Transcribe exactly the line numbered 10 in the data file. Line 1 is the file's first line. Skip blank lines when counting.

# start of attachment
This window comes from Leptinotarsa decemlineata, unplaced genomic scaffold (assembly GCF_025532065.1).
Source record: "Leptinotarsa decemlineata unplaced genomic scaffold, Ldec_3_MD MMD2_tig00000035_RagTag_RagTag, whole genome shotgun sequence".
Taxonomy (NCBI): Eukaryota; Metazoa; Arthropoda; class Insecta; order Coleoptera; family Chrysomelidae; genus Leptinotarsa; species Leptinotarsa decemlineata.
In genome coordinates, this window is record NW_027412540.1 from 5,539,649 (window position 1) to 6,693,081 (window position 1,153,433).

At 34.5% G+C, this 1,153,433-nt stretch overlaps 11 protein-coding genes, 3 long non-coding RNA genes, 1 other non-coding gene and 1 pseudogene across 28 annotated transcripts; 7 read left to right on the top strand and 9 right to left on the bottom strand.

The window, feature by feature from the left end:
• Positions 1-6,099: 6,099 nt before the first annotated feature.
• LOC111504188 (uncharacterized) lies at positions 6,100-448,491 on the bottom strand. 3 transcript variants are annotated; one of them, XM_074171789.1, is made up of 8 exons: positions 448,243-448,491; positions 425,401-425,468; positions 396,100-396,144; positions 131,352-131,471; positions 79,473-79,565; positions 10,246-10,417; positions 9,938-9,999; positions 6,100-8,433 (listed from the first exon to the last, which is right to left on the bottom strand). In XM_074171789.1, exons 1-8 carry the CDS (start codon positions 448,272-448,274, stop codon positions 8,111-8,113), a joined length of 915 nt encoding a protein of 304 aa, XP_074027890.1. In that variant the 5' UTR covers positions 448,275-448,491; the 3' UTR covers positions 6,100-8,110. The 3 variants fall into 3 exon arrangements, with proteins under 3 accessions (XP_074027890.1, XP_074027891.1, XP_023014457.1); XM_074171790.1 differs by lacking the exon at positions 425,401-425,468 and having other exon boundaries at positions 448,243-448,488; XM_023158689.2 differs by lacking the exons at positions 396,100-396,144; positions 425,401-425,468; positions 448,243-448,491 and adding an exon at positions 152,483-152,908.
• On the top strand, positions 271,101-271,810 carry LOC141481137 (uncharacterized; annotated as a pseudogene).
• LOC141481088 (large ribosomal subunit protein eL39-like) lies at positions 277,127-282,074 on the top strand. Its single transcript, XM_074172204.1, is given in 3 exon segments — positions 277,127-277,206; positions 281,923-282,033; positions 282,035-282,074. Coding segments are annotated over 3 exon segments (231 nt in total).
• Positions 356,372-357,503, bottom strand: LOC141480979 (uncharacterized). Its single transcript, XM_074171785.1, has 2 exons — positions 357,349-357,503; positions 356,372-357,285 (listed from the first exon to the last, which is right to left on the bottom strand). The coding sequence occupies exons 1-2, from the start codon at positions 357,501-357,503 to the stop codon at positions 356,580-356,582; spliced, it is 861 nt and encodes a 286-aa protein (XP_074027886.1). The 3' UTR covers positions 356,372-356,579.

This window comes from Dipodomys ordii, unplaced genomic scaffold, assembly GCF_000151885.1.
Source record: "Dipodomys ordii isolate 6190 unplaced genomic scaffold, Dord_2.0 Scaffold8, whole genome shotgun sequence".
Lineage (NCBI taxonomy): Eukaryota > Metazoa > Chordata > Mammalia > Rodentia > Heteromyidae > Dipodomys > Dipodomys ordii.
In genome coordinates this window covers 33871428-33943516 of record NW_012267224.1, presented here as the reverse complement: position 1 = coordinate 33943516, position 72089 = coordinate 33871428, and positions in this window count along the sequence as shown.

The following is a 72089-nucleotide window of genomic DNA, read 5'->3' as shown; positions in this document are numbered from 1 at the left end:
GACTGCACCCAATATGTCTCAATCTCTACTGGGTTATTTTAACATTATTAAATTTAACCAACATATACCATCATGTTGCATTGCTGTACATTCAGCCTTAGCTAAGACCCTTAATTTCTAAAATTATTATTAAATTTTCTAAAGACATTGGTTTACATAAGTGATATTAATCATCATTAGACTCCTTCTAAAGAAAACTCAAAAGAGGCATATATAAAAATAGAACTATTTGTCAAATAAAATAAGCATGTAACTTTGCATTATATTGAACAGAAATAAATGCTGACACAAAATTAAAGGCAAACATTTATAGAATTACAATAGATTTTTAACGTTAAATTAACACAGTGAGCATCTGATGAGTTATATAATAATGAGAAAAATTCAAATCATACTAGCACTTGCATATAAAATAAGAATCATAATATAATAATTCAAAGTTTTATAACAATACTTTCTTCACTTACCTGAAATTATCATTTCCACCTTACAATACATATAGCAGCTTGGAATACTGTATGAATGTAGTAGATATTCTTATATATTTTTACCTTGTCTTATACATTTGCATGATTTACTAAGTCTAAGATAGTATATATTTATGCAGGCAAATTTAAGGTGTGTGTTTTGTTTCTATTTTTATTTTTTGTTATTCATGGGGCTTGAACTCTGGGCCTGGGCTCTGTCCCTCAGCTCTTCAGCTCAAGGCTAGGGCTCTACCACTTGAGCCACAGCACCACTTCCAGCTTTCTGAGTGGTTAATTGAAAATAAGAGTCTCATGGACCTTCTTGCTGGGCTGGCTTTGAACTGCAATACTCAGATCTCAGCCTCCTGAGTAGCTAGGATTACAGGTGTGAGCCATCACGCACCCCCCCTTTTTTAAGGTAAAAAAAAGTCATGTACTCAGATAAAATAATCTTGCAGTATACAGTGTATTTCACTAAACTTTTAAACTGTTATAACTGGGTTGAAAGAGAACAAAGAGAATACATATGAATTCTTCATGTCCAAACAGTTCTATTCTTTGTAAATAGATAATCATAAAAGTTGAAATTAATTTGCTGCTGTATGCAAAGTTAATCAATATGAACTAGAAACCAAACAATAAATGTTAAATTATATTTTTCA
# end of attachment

• LOC141481088 (large ribosomal subunit protein eL39-like) lies at positions 277,127-282,074 on the top strand. Its single transcript, XM_074172204.1, is given in 3 exon segments — positions 277,127-277,206; positions 281,923-282,033; positions 282,035-282,074. Coding segments are annotated over 3 exon segments (231 nt in total).